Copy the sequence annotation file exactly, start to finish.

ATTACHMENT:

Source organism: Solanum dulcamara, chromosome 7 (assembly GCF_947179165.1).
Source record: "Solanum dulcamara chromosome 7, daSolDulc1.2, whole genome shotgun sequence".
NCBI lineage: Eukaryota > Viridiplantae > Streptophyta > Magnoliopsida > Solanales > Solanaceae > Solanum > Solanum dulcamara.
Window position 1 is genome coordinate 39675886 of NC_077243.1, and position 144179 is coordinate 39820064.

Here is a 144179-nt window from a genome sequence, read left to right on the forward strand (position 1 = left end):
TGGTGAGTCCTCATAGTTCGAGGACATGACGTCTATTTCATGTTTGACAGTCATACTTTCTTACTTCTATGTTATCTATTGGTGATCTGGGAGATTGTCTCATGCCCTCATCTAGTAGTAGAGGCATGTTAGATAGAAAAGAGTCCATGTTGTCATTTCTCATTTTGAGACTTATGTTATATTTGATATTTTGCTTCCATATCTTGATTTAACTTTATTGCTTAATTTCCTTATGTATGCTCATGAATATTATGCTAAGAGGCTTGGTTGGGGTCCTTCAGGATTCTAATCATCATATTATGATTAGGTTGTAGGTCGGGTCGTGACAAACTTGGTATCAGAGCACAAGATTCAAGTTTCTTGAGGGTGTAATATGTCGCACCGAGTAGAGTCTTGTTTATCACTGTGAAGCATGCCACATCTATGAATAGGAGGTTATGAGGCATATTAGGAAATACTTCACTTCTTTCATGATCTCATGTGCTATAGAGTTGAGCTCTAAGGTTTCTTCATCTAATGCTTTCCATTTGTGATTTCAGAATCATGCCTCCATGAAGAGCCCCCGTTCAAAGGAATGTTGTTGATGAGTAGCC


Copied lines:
Source organism: Solanum dulcamara, chromosome 7 (assembly GCF_947179165.1).
Source record: "Solanum dulcamara chromosome 7, daSolDulc1.2, whole genome shotgun sequence".
NCBI lineage: Eukaryota > Viridiplantae > Streptophyta > Magnoliopsida > Solanales > Solanaceae > Solanum > Solanum dulcamara.
Window position 1 is genome coordinate 39675886 of NC_077243.1, and position 144179 is coordinate 39820064.

Here is a 144179-nt window from a genome sequence, read left to right on the forward strand (position 1 = left end):
TGGTGAGTCCTCATAGTTCGAGGACATGACGTCTATTTCATGTTTGACAGTCATACTTTCTTACTTCTATGTTATCTATTGGTGATCTGGGAGATTGTCTCATGCCCTCATCTAGTAGTAGAGGCATGTTAGATAGAAAAGAGTCCATGTTGTCATTTCTCATTTTGAGACTTATGTTATATTTGATATTTTGCTTCCATATCTTGATTTAACTTTATTGCTTAATTTCCTTATGTATGCTCATGAATATTATGCTAAGAGGCTTGGTTGGGGTCCTTCAGGATTCTAATCATCATATTATGATTAGGTTGTAGGTCGGGTCGTGACAAACTTGGTATCAGAGCACAAGATTCAAGTTTCTTGAGGGTGTAATATGTCGCACCGAGTAGAGTCTTGTTTATCACTGTGAAGCATGCCACATCTATGAATAGGAGGTTATGAGGCATATTAGGAAATACTTCACTTCTTTCATGATCTCATGTGCTATAGAGTTGAGCTCTAAGGTTTCTTCATCTAATGCTTTCCATTTGTGATTTCAGAATCATGCCTCCATGAAGAGCCCCCGTTCAAAGGAATGTTGTTGATGAGTAGCC